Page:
In 2009, a novel H1N1 influenza (pH1N1) virus caused the first influenza pandemic in 40 y. The virus was identified as a triple reassortant between avian, swine, and human influenza viruses, highlighting the importance of reassortment in the generation of viruses with pandemic potential. Previously, we showed that a reassortant virus composed of wild-type avian H9N2 surface genes in a seasonal human H3N2 backbone could gain efficient respiratory droplet transmission in the ferret model. Here we determine the ability of the H9N2 surface genes in the context of the internal genes of a pH1N1 virus to efficiently transmit via respiratory droplets in ferrets. We generated reassorted viruses carrying the HA gene alone or in combination with the NA gene of a prototypical H9N2 virus in the background of a pH1N1 virus. Four reassortant viruses were generated, with three of them showing efficient respiratory droplet transmission. Differences in replication efficiency were observed for these viruses; however, the results clearly indicate that H9N2 avian influenza viruses and pH1N1 viruses, both of which have occasionally infected pigs, have the potential to reassort and generate novel viruses with respiratory transmission potential in mammals.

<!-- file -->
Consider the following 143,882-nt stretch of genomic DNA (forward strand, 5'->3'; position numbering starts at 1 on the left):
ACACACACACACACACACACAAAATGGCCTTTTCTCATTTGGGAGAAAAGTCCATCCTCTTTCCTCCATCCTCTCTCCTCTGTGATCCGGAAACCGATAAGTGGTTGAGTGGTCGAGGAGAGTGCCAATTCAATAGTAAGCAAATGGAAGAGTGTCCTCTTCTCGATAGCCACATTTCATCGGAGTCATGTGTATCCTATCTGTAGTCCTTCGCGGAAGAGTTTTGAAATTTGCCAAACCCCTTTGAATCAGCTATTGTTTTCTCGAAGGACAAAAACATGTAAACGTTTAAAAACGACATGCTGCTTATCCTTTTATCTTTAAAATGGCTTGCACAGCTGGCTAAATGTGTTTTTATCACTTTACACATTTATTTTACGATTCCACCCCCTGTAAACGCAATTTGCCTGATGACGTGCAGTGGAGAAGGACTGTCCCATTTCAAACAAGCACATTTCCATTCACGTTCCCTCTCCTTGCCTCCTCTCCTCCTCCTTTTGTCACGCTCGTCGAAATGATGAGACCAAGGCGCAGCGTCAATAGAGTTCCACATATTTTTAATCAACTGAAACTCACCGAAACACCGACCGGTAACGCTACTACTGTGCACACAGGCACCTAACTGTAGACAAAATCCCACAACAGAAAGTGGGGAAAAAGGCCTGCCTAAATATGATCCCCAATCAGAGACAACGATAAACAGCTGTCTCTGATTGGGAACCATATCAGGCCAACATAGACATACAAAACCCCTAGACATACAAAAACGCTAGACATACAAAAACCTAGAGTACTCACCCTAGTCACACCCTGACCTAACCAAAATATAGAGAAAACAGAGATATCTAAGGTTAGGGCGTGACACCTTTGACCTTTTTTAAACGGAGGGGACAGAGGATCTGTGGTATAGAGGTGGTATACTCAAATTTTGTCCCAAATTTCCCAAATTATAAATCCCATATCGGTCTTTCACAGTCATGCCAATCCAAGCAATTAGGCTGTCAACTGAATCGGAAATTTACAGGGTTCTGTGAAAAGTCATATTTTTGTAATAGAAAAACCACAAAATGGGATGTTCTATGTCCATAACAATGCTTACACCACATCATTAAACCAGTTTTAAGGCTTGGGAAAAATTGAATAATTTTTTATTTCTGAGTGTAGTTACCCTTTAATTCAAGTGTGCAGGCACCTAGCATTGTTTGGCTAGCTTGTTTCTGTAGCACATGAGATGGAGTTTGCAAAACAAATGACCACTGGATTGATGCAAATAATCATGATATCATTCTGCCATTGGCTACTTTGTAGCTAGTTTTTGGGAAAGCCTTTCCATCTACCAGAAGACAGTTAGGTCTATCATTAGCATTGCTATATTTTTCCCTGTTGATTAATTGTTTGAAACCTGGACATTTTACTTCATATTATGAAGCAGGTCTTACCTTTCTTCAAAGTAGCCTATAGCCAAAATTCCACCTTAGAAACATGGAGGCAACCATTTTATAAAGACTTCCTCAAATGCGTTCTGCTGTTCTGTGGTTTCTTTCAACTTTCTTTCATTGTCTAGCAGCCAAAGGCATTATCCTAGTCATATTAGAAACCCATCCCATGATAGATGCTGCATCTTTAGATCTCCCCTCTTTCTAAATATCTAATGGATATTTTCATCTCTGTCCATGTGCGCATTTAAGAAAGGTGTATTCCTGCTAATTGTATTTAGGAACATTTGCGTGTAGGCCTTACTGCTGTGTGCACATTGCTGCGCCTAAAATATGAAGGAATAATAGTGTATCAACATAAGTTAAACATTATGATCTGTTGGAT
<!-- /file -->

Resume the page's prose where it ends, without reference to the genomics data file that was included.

|Original language||English (US)|
|Number of pages||5|
|Journal||Proceedings of the National Academy of Sciences of the United States of America|
|State||Published - Jul 19 2011|
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